Letters

Participants:

Jonavan.jpg Evie.jpg

Date: 20/11/2010
Location: Eastern Weyr
Synopsis: Jonavan's sister comes to visit and brings news.
Rating: PG
Logger: Jonavan


Jonavan’s letter-writing campaign eventually paid off. He was in the middle of his latest letter to his sister, detailing how he was going to hold her personally responsible for collecting debts from his friends at the Hall and would never buy her a Turnday present again, when he got her note.

Do you really have nothing better to do with your time? Haven’t you made any friends by now you can bother? I’m owed some time off – you can be the one to tell mum and dad that I’m visiting you instead of them.

Several days later, alerted by a message-runner that there was someone looking for him in the bowl, Jonavan strode out to meet his younger sister. She standing alongside a blue dragon, removing a riding helmet and shaking out her hair, the same medium brown as her brother’s but with fuller curls.

“Evie!”

He caught up his sister in an unrestrained hug that she happily returned. A moment later he flinched when she smacked him in the back of the head with an open palm.

“Ow, E, that hurt!

“That’s what you get for pestering me every day for the past month,” Evie returned smoothly, but kissed Jonavan on his rough cheek nevertheless. “Faranth, it’s like you’re still twelve.”

“Got you to come,” Jonavan pointed out, unrepentant, and reached up to probe the spot where his sister had hit him. He then collected her bag from the Fortian rider who’d delivered her, nodding his thanks.

“Tour first, or you want to see where you’ll stay?”

“Tour,” Evie decided immediately, taking Jonavan’s arm. She was free with her smiles and openly pleased to see her brother now that she’d rebuked him for being annoying – but then, she was perhaps more used to it and equipped to deal with it than anyone else. She’d had a lifetime of experience. “Never been to Southern. Show me what it’s got.”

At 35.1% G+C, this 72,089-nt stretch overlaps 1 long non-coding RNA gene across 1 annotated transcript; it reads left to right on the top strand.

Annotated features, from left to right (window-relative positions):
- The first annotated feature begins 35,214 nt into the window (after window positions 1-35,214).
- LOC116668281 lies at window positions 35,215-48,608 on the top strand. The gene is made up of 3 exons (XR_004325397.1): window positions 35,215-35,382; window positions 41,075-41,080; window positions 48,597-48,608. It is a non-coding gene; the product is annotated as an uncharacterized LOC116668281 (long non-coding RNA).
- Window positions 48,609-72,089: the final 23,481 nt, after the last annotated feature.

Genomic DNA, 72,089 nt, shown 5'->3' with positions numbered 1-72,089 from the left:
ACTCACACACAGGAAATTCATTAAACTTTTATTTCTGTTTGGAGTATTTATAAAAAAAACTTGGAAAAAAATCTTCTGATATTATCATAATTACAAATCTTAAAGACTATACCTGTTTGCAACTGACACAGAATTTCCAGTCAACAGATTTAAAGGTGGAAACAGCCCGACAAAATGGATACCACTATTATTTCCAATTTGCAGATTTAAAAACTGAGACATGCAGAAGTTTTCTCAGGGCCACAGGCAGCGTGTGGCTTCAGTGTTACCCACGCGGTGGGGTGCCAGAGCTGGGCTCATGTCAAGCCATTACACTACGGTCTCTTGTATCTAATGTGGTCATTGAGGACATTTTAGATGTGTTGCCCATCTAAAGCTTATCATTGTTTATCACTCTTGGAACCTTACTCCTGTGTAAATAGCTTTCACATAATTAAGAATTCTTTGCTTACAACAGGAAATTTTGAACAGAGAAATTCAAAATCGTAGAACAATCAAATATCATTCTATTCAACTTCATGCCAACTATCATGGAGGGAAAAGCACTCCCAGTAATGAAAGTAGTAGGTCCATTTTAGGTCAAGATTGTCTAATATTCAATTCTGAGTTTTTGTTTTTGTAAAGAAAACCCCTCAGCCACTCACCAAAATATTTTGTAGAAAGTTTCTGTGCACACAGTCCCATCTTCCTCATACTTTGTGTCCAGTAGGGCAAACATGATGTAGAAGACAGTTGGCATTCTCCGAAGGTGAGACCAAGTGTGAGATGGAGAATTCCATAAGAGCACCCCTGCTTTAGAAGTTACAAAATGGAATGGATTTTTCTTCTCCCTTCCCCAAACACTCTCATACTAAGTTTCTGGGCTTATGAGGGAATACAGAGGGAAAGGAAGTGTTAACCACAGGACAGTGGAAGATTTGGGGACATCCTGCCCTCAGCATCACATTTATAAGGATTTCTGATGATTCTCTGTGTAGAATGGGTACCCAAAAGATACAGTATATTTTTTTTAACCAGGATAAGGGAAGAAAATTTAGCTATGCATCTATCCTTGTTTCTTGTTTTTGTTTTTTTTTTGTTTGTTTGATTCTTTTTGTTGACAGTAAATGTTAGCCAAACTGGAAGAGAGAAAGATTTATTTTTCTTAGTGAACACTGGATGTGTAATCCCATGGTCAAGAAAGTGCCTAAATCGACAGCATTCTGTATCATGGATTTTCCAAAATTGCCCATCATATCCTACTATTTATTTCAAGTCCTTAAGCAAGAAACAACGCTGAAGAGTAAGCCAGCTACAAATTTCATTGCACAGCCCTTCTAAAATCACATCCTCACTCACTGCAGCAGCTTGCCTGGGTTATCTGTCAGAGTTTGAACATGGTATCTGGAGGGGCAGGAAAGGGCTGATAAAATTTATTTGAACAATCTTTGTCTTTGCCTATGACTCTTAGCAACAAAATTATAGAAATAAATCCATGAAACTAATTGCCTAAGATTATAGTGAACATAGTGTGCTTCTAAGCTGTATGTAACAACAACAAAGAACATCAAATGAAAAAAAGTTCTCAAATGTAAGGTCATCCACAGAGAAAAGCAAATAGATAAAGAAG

After a stroll through the bowl and extracting a promise from a rider for a lift tomorrow to see the surrounding environs, they stopped in the living caverns for something hot to drink before freshening up for dinner. Jonavan dropped her bag beside his chair and leaned forward as Evie filled him in on her news. He was actually smiling.

After describing the circuits she was riding around Fort and Ruatha, Evie moved on to news of mutual acquaintances. “Ellis says he’s getting good results. His Master likes his work.”

“Well he’s in diagnostics, all he needs is a tricky disease and half a brain to get a result,” Jonavan retorted, without the grace to look pleased for his friend.

Evie knew why; she didn’t pass up the opportunity to rub it in. “Says he’s going to beat you. How many marks does the ante up for every Turn that one of you doesn’t make Master?”

“Shut up.”

Evie grinned, then took a sip of her herbal tea. “Saw Monika not too long ago,” she remarked next, watching Jonavan for his reaction. It was subtle, just a tightening in the jaw. “She came up to Hall to check in. We had dinner.”

Jonavan kept his gaze steady for a minute before looking off to the side at a whorl in the tabletop. “So? You’re allowed.” He spoke with studious detachment.

“She’s doing good.” Evie considered saying more, but in the end finished her tea. “Gave me a letter for you.”

“Could’ve just sent it on.”

“Could’ve,” Evie agreed, without mentioning that she thought it best that he was around someone who knew his history when he read it. She was a Mindhealer, after all.

He took out the letter later, in privacy, after he’d seen that Evie was settled for the night.

There wasn’t much to it. News from the past couple years treated with the broadest of brushstrokes – a marriage, a child, a small suite of rooms in a cothold outside Redcliffs with a view of the sea. It was the letter itself that was the greater sign, both cautious and bold in its composition, signaling something that might have been forgiveness.

Jonavan slowly refolded the letter and sat back, staring without focus at the blank wall before him where pictures still hadn’t been hung. The last line echoed in the stillness of the narrow room.

I think of you from time to time, and hope you are well.



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